For history, Bill Clinton ran for president in 1992 promising bold social spending to right an economy listing from recession. Within days of entering office, Mr. Clinton announced that the budget deficit— a right wing canard, was larger than he had understood to be the case, meaning that his plans for social spending had to be curtailed. He went on to pass a wish list of neoliberal economic ‘reforms’ that Ronald Reagan and George H.W. Bush had been unable to get through Congress due to opposition from Democratic constituencies. Through the canard of ‘fiscal responsibility,’ Democrats have challenged Republicans from the fiscal right ever since.

With millions unemployed and few prospects for large scale private job creation on the horizon, the Keynesian argument that public spending would create a benefit in excess of its cost (a ‘fiscal multiplier’ greater than one) is timely. The theory had gone largely unquestioned in the years between the end of WWII and the neoliberal revolution in the 1970s. Those who doubt the basic premise should be made to explain how private companies are able to earn profits (power aside), defined as returns in excess of the investment made. However, Keynesianism is a process theory— it is an attempt to solve specific economic problems without considering why capitalism is worth saving?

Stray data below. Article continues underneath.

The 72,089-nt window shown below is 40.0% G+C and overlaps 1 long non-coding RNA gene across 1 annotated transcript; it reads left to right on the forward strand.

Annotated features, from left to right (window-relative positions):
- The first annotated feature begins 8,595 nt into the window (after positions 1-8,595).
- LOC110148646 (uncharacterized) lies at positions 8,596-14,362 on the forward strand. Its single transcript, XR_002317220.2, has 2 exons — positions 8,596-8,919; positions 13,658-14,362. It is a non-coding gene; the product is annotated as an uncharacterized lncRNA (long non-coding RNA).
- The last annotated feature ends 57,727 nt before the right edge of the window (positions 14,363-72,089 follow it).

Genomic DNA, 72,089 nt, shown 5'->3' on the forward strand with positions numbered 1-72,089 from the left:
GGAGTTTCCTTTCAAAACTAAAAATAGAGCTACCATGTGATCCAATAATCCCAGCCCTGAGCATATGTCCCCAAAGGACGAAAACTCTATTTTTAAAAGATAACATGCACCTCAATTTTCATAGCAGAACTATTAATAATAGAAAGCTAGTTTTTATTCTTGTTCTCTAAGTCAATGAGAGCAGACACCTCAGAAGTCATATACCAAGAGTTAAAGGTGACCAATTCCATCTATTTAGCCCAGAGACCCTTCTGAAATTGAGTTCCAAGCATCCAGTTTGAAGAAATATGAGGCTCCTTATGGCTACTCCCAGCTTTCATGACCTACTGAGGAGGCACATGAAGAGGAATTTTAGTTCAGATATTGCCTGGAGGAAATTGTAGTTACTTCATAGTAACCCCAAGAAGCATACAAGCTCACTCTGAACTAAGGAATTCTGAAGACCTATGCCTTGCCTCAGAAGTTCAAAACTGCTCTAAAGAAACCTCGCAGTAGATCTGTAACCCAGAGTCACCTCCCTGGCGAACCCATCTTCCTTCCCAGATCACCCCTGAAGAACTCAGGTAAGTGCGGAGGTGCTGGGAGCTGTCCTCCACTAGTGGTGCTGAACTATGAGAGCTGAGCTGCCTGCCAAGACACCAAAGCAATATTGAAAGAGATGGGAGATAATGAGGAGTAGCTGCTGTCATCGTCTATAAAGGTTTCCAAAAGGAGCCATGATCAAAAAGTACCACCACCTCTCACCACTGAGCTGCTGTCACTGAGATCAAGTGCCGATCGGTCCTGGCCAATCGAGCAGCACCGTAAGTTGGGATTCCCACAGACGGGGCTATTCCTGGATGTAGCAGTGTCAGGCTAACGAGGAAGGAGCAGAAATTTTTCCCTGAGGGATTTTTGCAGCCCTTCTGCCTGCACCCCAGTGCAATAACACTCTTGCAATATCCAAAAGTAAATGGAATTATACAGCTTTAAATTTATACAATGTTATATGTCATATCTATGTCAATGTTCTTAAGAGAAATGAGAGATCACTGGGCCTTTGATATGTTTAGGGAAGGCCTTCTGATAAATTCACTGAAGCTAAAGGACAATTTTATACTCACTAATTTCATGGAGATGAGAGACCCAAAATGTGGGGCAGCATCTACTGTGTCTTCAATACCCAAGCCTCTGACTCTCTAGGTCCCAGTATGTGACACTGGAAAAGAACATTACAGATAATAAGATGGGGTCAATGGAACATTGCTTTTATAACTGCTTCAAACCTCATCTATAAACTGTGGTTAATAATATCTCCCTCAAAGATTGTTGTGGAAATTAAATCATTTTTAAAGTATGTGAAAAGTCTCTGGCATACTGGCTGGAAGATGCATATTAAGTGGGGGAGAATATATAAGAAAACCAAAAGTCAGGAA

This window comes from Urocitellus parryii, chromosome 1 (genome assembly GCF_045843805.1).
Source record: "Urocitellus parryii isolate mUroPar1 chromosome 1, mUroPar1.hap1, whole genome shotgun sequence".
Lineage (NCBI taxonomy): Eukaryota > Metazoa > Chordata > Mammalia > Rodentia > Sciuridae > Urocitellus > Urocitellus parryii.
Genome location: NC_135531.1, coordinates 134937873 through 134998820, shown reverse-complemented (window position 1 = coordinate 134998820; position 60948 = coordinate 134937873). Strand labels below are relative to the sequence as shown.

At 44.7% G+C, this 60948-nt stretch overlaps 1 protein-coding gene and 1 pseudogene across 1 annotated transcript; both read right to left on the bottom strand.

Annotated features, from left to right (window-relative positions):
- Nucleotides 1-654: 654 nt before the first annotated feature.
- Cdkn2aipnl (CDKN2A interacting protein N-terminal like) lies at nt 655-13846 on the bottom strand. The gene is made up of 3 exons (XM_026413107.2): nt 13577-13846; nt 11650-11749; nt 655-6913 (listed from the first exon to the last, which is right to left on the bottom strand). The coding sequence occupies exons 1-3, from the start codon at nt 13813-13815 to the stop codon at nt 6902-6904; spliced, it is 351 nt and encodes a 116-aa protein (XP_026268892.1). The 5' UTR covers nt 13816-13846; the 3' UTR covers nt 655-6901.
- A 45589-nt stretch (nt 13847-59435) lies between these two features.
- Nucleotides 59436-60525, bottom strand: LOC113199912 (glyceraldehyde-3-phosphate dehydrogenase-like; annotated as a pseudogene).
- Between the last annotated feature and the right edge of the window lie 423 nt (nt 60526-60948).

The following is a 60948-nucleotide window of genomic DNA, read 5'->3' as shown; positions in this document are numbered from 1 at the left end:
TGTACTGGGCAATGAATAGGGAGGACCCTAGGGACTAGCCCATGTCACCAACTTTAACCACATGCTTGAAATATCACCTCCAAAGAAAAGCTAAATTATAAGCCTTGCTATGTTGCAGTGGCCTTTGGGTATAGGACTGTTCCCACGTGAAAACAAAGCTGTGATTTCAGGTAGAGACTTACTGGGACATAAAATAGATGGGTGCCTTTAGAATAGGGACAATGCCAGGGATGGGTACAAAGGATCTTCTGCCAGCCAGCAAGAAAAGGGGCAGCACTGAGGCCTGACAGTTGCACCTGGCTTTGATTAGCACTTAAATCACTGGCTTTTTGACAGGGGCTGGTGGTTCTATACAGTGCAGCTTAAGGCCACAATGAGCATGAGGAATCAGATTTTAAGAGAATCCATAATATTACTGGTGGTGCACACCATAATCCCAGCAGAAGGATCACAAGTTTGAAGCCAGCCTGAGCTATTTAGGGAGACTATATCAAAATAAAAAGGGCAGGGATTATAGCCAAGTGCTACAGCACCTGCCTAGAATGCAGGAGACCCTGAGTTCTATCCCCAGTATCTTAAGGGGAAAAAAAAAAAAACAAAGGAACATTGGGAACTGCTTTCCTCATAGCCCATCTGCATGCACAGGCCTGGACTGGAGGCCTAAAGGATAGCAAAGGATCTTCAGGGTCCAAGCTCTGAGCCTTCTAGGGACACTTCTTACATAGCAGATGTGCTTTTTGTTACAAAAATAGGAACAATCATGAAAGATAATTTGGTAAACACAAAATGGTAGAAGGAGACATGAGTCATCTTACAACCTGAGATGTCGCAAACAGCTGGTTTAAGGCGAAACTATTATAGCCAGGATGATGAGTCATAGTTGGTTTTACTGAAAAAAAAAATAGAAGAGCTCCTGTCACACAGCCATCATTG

Neoliberalism is a theory of governance without governing. Four decades in, this is precisely what the U.S. has. Outside of major American cities, and increasingly inside them, the country is falling apart. The capitalist view of employment is to ask: what earns a profit? The social view is to ask: what needs to be done? That the country is falling apart demonstrates that capitalism comes up short from the social perspective. In significant ways, it is the capitalist view that created the environmental and social ills that must now be addressed with some urgency. Surprise: profit-seeking can be averse to the public interest.